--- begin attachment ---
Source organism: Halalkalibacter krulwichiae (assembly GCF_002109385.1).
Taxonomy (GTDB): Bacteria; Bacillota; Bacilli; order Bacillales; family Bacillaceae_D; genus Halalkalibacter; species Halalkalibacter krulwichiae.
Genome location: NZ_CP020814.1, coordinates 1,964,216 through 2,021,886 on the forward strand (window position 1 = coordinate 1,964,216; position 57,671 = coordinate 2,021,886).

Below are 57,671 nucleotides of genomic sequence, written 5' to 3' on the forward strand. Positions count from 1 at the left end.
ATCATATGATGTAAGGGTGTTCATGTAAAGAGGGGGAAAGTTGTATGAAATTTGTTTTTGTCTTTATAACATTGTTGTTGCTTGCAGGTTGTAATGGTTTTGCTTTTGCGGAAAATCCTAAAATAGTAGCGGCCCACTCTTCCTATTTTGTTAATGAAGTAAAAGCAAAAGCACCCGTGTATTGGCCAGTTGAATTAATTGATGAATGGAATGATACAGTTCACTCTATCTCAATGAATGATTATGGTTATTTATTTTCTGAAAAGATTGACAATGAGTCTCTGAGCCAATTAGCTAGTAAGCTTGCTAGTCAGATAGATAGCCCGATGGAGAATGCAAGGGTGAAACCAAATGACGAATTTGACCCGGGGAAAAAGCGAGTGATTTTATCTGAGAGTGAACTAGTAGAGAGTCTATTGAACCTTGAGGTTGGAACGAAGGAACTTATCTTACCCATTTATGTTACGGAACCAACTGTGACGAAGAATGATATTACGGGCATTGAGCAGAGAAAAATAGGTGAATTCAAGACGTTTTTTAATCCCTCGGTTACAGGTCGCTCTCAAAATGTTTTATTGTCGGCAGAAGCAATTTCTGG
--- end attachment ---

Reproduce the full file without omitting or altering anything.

Source organism: Halalkalibacter krulwichiae (assembly GCF_002109385.1).
Taxonomy (GTDB): Bacteria; Bacillota; Bacilli; order Bacillales; family Bacillaceae_D; genus Halalkalibacter; species Halalkalibacter krulwichiae.
Genome location: NZ_CP020814.1, coordinates 1,964,216 through 2,021,886 on the forward strand (window position 1 = coordinate 1,964,216; position 57,671 = coordinate 2,021,886).

Below are 57,671 nucleotides of genomic sequence, written 5' to 3' on the forward strand. Positions count from 1 at the left end.
ATCATATGATGTAAGGGTGTTCATGTAAAGAGGGGGAAAGTTGTATGAAATTTGTTTTTGTCTTTATAACATTGTTGTTGCTTGCAGGTTGTAATGGTTTTGCTTTTGCGGAAAATCCTAAAATAGTAGCGGCCCACTCTTCCTATTTTGTTAATGAAGTAAAAGCAAAAGCACCCGTGTATTGGCCAGTTGAATTAATTGATGAATGGAATGATACAGTTCACTCTATCTCAATGAATGATTATGGTTATTTATTTTCTGAAAAGATTGACAATGAGTCTCTGAGCCAATTAGCTAGTAAGCTTGCTAGTCAGATAGATAGCCCGATGGAGAATGCAAGGGTGAAACCAAATGACGAATTTGACCCGGGGAAAAAGCGAGTGATTTTATCTGAGAGTGAACTAGTAGAGAGTCTATTGAACCTTGAGGTTGGAACGAAGGAACTTATCTTACCCATTTATGTTACGGAACCAACTGTGACGAAGAATGATATTACGGGCATTGAGCAGAGAAAAATAGGTGAATTCAAGACGTTTTTTAATCCCTCGGTTACAGGTCGCTCTCAAAATGTTTTATTGTCGGCAGAAGCAATTTCTGG